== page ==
A member of the World Bank Group has guaranteed a US$100 million loan from a Hong Kong-based bank for the installation of 4,500 kilometres of fibre optic cable in Myanmar, it said last week.
The Multilateral Investment Guarantee Agency had backed the $105.74 million loan from the Bank of China (Hong Kong) to the Myanmar Fiber Optic Communication Network, MIGA said in a statement on January 25.
The guarantee provides coverage for up to five years against such risks as currency inconvertibility and transfer restrictions, expropriation, and war and civil disturbance, MIGA said.
The rollout will link 66 cities and towns in 10 states and regions in central and southern Myanmar and significantly improve communications in rural areas, it said.
“By extending telecom services to underserved areas in Myanmar, this will help take the country’s development to the next level,” Mr Lin Jingzhen, deputy chief executive of Bank of China (Hong Kong), was quoted as saying.
The project is part of a broader plan to install 32,000km of cable between 2012 and 2023, more than half of which had been completed, the statement said.
“By building out the fibre optic cable backbone network across the country, the project is expected to support increased access to telecom services in both rural and urban areas,” MIGA executive vice president and CEO Mr Keiko Honda was quoted as saying.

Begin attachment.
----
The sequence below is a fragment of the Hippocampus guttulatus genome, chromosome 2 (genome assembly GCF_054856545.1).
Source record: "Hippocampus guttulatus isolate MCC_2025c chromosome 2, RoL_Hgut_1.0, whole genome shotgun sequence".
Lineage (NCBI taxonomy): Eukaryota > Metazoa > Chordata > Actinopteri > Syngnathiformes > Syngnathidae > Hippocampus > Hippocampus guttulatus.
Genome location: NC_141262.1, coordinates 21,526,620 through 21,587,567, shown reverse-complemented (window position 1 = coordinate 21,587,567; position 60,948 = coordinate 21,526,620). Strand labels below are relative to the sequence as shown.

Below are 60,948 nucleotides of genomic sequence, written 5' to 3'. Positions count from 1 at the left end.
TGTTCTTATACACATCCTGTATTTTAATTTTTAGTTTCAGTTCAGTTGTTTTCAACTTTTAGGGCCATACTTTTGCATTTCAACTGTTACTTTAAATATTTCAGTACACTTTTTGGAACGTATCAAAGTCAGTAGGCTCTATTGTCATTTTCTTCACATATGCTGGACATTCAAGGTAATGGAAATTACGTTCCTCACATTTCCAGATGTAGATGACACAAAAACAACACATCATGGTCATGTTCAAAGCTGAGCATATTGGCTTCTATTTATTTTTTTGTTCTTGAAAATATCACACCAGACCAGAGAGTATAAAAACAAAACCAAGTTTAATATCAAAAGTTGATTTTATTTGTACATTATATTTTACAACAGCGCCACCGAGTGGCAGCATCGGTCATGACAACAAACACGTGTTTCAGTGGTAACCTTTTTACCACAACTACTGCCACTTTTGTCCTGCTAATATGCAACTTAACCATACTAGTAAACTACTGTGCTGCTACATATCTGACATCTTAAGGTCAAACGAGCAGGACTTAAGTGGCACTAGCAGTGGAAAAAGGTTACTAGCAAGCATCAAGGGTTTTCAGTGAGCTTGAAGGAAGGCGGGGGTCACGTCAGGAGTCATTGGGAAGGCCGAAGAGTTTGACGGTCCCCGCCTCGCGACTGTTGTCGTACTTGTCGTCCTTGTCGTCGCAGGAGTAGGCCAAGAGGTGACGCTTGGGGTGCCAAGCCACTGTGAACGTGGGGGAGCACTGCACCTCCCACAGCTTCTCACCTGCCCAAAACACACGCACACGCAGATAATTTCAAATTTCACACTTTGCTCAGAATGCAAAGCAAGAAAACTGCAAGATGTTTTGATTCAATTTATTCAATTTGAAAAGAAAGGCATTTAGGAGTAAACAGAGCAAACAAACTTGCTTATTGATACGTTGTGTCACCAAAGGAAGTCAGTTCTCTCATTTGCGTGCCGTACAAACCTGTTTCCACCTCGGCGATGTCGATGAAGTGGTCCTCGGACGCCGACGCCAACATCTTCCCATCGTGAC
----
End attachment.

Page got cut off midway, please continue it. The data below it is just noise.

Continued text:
“We’re pleased to play a part in unleashing Myanmar’s potential as it moves to its exciting next chapter.”
MIGA said the estimated total cost of the fibre optic project was $118.6 million, with $18.6 million being financed through equity investment by communications network infrastructure company HyalRoute.
Communication networks have improved significantly since the reformist U Thein Sein government took office in 2011 and began liberalising the sector, which had been monopolised for decades by state-owned Myanma Posts and Telecommunications. More than 50 million SIM cards are in use and the mobile phone penetration rate is estimated to exceed 70 percent, up from 15 percent in 2013, with a high proportion using data.
The sharp increase in the penetration rate is mainly the result of private sector investment. The government awarded telecoms licences to foreign operators Telenor and Ooredoo in 2014, ending the monopoly of MPT, which has since teamed up with Japan’s KDDI and Sumitomo. On January 12 a fourth operating licence was awarded to the Myanmar National Tele & Communications Co Ltd, in which Viettel, owned by the Vietnamese military, has a 49 percent share. Trading as Mytel, the company plans to invest $1.3 billion and launch services in 2018, according to documents filed with the Myanmar Investment Commission.
MIGA was created in 1988 to promote foreign direct investment in emerging economies. MIGA’s active gross exposure in Myanmar to December 31 last year was $511.9 million, all of it in the telecommunications sector.